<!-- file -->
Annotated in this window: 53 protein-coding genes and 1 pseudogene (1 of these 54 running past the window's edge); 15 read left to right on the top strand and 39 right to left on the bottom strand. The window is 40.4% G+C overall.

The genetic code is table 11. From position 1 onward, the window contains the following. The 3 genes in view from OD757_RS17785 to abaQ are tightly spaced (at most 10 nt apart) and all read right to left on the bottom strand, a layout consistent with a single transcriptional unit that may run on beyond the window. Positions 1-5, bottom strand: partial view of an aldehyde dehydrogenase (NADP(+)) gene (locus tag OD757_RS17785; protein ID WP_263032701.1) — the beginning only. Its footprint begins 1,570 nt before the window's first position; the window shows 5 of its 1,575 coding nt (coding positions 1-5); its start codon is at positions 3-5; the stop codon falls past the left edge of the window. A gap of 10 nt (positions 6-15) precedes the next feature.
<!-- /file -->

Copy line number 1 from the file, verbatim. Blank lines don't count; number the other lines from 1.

Annotated in this window: 53 protein-coding genes and 1 pseudogene (1 of these 54 running past the window's edge); 15 read left to right on the top strand and 39 right to left on the bottom strand. The window is 40.4% G+C overall.